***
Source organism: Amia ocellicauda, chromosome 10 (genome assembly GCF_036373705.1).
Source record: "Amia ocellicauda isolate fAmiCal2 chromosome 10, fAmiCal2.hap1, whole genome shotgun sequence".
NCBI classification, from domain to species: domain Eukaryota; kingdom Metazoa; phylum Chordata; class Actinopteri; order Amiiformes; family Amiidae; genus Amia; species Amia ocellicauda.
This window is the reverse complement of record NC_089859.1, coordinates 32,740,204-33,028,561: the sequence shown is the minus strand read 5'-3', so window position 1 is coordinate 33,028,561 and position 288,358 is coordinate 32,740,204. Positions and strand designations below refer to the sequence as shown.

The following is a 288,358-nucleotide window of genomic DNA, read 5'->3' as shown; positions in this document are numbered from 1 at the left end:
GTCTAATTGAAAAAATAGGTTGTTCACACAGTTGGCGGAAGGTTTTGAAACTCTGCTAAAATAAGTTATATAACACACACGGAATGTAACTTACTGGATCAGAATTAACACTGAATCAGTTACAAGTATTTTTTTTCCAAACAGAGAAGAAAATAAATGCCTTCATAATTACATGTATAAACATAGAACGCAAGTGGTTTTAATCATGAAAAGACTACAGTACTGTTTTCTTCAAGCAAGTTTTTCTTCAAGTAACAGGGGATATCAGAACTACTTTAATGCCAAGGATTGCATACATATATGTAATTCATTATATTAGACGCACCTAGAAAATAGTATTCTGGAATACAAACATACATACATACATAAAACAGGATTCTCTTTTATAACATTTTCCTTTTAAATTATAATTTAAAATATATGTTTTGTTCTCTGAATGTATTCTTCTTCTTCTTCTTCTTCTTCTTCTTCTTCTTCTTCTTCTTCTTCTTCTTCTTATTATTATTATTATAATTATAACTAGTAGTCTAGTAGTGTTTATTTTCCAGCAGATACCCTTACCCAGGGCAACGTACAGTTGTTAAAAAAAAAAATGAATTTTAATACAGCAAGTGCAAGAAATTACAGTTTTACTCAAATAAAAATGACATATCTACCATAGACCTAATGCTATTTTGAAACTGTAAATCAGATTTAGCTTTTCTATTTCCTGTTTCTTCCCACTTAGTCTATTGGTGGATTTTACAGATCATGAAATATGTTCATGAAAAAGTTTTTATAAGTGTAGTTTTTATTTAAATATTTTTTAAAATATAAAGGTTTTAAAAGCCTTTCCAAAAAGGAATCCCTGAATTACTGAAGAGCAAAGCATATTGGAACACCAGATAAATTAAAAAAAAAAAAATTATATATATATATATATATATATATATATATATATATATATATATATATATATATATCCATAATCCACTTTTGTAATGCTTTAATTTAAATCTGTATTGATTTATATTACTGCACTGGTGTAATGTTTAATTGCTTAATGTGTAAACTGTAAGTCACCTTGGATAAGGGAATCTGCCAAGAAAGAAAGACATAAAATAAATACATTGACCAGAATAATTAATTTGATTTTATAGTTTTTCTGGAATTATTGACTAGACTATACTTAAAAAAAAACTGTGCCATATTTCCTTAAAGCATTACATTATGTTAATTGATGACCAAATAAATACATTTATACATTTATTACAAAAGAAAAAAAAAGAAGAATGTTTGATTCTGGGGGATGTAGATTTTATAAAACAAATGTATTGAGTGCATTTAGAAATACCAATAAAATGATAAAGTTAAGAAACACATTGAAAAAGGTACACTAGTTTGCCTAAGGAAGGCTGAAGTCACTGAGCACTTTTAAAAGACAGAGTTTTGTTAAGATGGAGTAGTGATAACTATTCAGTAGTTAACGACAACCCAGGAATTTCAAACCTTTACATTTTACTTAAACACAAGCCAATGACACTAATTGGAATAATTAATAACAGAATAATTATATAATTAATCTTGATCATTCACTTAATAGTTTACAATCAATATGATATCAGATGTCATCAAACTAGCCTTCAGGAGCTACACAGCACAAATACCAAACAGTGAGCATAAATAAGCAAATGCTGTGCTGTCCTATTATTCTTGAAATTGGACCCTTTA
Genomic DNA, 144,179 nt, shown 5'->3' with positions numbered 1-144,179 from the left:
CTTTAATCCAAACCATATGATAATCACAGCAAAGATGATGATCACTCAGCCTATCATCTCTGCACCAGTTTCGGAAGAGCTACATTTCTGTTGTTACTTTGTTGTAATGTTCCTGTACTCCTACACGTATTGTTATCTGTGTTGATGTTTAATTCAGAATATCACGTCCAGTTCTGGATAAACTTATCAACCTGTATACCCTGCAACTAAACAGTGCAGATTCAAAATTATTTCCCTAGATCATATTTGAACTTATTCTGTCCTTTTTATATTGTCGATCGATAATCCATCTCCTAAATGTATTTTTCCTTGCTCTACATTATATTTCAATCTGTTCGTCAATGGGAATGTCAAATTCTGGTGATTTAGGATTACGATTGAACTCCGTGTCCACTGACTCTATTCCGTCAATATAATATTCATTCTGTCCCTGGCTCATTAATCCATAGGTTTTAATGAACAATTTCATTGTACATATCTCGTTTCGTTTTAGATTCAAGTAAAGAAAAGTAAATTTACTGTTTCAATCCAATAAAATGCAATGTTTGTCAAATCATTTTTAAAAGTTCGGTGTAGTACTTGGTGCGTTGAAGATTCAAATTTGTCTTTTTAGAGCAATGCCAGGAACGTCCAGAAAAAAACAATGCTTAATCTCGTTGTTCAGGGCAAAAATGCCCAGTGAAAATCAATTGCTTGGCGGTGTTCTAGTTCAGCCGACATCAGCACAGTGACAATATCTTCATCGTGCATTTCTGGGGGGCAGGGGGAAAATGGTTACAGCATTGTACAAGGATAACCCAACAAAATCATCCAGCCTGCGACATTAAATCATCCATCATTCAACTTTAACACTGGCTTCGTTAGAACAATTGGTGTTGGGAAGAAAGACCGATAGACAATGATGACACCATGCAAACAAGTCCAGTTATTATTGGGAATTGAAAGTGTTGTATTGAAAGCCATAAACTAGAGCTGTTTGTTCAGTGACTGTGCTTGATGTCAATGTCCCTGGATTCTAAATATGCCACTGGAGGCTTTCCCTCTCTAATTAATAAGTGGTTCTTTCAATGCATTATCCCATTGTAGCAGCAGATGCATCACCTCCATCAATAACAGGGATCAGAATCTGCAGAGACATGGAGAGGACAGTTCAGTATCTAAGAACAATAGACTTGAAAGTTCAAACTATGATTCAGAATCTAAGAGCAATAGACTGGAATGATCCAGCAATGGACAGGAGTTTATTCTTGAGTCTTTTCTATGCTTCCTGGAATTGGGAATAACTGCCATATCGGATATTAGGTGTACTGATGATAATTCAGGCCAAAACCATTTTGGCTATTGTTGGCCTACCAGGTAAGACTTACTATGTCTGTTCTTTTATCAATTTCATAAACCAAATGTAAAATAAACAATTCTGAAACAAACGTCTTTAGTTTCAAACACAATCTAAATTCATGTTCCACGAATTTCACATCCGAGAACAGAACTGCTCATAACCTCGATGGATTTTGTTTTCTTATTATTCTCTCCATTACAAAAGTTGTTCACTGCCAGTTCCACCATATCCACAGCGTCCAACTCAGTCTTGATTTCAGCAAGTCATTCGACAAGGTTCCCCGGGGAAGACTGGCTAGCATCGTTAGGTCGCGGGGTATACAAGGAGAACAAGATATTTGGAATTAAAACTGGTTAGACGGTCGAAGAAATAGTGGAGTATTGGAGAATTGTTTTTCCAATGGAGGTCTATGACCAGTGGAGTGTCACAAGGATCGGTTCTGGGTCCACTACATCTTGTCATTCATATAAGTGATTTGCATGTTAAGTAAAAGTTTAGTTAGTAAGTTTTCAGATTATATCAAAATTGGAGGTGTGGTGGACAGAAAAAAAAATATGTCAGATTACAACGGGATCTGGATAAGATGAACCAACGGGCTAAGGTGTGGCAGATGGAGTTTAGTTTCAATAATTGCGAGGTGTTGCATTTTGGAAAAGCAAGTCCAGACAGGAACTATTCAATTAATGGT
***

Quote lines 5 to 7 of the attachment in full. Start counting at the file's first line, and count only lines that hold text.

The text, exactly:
The following is a 288,358-nucleotide window of genomic DNA, read 5'->3' as shown; positions in this document are numbered from 1 at the left end:
GTCTAATTGAAAAAATAGGTTGTTCACACAGTTGGCGGAAGGTTTTGAAACTCTGCTAAAATAAGTTATATAACACACACGGAATGTAACTTACTGGATCAGAATTAACACTGAATCAGTTACAAGTATTTTTTTTCCAAACAGAGAAGAAAATAAATGCCTTCATAATTACATGTATAAACATAGAACGCAAGTGGTTTTAATCATGAAAAGACTACAGTACTGTTTTCTTCAAGCAAGTTTTTCTTCAAGTAACAGGGGATATCAGAACTACTTTAATGCCAAGGATTGCATACATATATGTAATTCATTATATTAGACGCACCTAGAAAATAGTATTCTGGAATACAAACATACATACATACATAAAACAGGATTCTCTTTTATAACATTTTCCTTTTAAATTATAATTTAAAATATATGTTTTGTTCTCTGAATGTATTCTTCTTCTTCTTCTTCTTCTTCTTCTTCTTCTTCTTCTTCTTCTTCTTCTTCTTATTATTATTATTATAATTATAACTAGTAGTCTAGTAGTGTTTATTTTCCAGCAGATACCCTTACCCAGGGCAACGTACAGTTGTTAAAAAAAAAAATGAATTTTAATACAGCAAGTGCAAGAAATTACAGTTTTACTCAAATAAAAATGACATATCTACCATAGACCTAATGCTATTTTGAAACTGTAAATCAGATTTAGCTTTTCTATTTCCTGTTTCTTCCCACTTAGTCTATTGGTGGATTTTACAGATCATGAAATATGTTCATGAAAAAGTTTTTATAAGTGTAGTTTTTATTTAAATATTTTTTAAAATATAAAGGTTTTAAAAGCCTTTCCAAAAAGGAATCCCTGAATTACTGAAGAGCAAAGCATATTGGAACACCAGATAAATTAAAAAAAAAAAAATTATATATATATATATATATATATATATATATATATATATATATATATATATATATATCCATAATCCACTTTTGTAATGCTTTAATTTAAATCTGTATTGATTTATATTACTGCACTGGTGTAATGTTTAATTGCTTAATGTGTAAACTGTAAGTCACCTTGGATAAGGGAATCTGCCAAGAAAGAAAGACATAAAATAAATACATTGACCAGAATAATTAATTTGATTTTATAGTTTTTCTGGAATTATTGACTAGACTATACTTAAAAAAAAACTGTGCCATATTTCCTTAAAGCATTACATTATGTTAATTGATGACCAAATAAATACATTTATACATTTATTACAAAAGAAAAAAAAAGAAGAATGTTTGATTCTGGGGGATGTAGATTTTATAAAACAAATGTATTGAGTGCATTTAGAAATACCAATAAAATGATAAAGTTAAGAAACACATTGAAAAAGGTACACTAGTTTGCCTAAGGAAGGCTGAAGTCACTGAGCACTTTTAAAAGACAGAGTTTTGTTAAGATGGAGTAGTGATAACTATTCAGTAGTTAACGACAACCCAGGAATTTCAAACCTTTACATTTTACTTAAACACAAGCCAATGACACTAATTGGAATAATTAATAACAGAATAATTATATAATTAATCTTGATCATTCACTTAATAGTTTACAATCAATATGATATCAGATGTCATCAAACTAGCCTTCAGGAGCTACACAGCACAAATACCAAACAGTGAGCATAAATAAGCAAATGCTGTGCTGTCCTATTATTCTTGAAATTGGACCCTTTA
Genomic DNA, 144,179 nt, shown 5'->3' with positions numbered 1-144,179 from the left: